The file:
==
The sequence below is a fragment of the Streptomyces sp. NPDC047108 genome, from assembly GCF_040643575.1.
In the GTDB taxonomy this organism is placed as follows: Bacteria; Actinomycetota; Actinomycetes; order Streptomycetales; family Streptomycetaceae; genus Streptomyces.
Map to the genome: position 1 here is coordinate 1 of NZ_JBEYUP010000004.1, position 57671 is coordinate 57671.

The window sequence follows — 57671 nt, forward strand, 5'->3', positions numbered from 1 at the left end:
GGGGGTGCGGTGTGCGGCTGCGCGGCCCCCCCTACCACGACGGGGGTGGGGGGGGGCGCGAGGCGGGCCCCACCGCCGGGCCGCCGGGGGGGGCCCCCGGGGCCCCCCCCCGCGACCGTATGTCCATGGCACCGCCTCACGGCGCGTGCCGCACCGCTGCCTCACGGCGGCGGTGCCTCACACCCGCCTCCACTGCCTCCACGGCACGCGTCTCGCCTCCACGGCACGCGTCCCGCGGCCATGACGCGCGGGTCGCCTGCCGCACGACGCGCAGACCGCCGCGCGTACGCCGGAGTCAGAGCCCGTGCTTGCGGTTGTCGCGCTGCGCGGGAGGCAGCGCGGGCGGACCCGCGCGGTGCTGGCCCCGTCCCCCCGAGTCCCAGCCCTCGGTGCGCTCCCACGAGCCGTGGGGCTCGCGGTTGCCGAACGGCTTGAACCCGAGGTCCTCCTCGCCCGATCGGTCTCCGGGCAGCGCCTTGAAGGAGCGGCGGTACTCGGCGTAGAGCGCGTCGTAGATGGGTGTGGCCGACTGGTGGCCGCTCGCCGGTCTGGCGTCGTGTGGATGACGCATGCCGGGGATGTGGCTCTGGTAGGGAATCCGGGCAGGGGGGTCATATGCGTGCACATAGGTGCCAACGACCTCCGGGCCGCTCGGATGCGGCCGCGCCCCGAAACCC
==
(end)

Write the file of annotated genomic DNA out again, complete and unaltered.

The sequence below is a fragment of the Streptomyces sp. NPDC047108 genome, from assembly GCF_040643575.1.
In the GTDB taxonomy this organism is placed as follows: Bacteria; Actinomycetota; Actinomycetes; order Streptomycetales; family Streptomycetaceae; genus Streptomyces.
Map to the genome: position 1 here is coordinate 1 of NZ_JBEYUP010000004.1, position 57671 is coordinate 57671.

The window sequence follows — 57671 nt, forward strand, 5'->3', positions numbered from 1 at the left end:
GGGGGTGCGGTGTGCGGCTGCGCGGCCCCCCCTACCACGACGGGGGTGGGGGGGGGCGCGAGGCGGGCCCCACCGCCGGGCCGCCGGGGGGGGCCCCCGGGGCCCCCCCCCGCGACCGTATGTCCATGGCACCGCCTCACGGCGCGTGCCGCACCGCTGCCTCACGGCGGCGGTGCCTCACACCCGCCTCCACTGCCTCCACGGCACGCGTCTCGCCTCCACGGCACGCGTCCCGCGGCCATGACGCGCGGGTCGCCTGCCGCACGACGCGCAGACCGCCGCGCGTACGCCGGAGTCAGAGCCCGTGCTTGCGGTTGTCGCGCTGCGCGGGAGGCAGCGCGGGCGGACCCGCGCGGTGCTGGCCCCGTCCCCCCGAGTCCCAGCCCTCGGTGCGCTCCCACGAGCCGTGGGGCTCGCGGTTGCCGAACGGCTTGAACCCGAGGTCCTCCTCGCCCGATCGGTCTCCGGGCAGCGCCTTGAAGGAGCGGCGGTACTCGGCGTAGAGCGCGTCGTAGATGGGTGTGGCCGACTGGTGGCCGCTCGCCGGTCTGGCGTCGTGTGGATGACGCATGCCGGGGATGTGGCTCTGGTAGGGAATCCGGGCAGGGGGGTCATATGCGTGCACATAGGTGCCAACGACCTCCGGGCCGCTCGGATGCGGCCGCGCCCCGAAACCC